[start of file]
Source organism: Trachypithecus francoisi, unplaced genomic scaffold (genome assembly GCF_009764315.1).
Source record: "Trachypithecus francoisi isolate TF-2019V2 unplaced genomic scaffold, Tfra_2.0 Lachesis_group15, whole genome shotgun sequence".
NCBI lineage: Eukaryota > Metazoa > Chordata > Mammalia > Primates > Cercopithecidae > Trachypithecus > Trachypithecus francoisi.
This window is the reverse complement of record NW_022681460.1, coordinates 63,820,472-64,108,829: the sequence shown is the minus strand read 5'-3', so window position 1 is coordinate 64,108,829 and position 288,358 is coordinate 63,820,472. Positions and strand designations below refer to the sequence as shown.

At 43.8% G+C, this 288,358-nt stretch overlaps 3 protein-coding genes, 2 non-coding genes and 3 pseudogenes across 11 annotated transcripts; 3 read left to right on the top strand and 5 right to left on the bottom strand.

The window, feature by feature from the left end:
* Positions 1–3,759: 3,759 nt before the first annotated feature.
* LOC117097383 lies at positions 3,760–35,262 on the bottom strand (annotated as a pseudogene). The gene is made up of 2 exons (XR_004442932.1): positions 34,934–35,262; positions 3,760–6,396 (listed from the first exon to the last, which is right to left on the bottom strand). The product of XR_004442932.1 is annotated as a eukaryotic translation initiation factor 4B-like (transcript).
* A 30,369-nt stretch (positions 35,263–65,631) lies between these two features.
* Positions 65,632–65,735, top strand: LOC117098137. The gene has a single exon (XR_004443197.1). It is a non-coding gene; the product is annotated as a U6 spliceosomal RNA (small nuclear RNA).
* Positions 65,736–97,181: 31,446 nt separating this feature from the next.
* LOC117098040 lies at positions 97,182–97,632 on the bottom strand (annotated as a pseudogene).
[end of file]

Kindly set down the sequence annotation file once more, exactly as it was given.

Source organism: Trachypithecus francoisi, unplaced genomic scaffold (genome assembly GCF_009764315.1).
Source record: "Trachypithecus francoisi isolate TF-2019V2 unplaced genomic scaffold, Tfra_2.0 Lachesis_group15, whole genome shotgun sequence".
NCBI lineage: Eukaryota > Metazoa > Chordata > Mammalia > Primates > Cercopithecidae > Trachypithecus > Trachypithecus francoisi.
This window is the reverse complement of record NW_022681460.1, coordinates 63,820,472-64,108,829: the sequence shown is the minus strand read 5'-3', so window position 1 is coordinate 64,108,829 and position 288,358 is coordinate 63,820,472. Positions and strand designations below refer to the sequence as shown.

At 43.8% G+C, this 288,358-nt stretch overlaps 3 protein-coding genes, 2 non-coding genes and 3 pseudogenes across 11 annotated transcripts; 3 read left to right on the top strand and 5 right to left on the bottom strand.

The window, feature by feature from the left end:
* Positions 1–3,759: 3,759 nt before the first annotated feature.
* LOC117097383 lies at positions 3,760–35,262 on the bottom strand (annotated as a pseudogene). The gene is made up of 2 exons (XR_004442932.1): positions 34,934–35,262; positions 3,760–6,396 (listed from the first exon to the last, which is right to left on the bottom strand). The product of XR_004442932.1 is annotated as a eukaryotic translation initiation factor 4B-like (transcript).
* A 30,369-nt stretch (positions 35,263–65,631) lies between these two features.
* Positions 65,632–65,735, top strand: LOC117098137. The gene has a single exon (XR_004443197.1). It is a non-coding gene; the product is annotated as a U6 spliceosomal RNA (small nuclear RNA).
* Positions 65,736–97,181: 31,446 nt separating this feature from the next.
* LOC117098040 lies at positions 97,182–97,632 on the bottom strand (annotated as a pseudogene).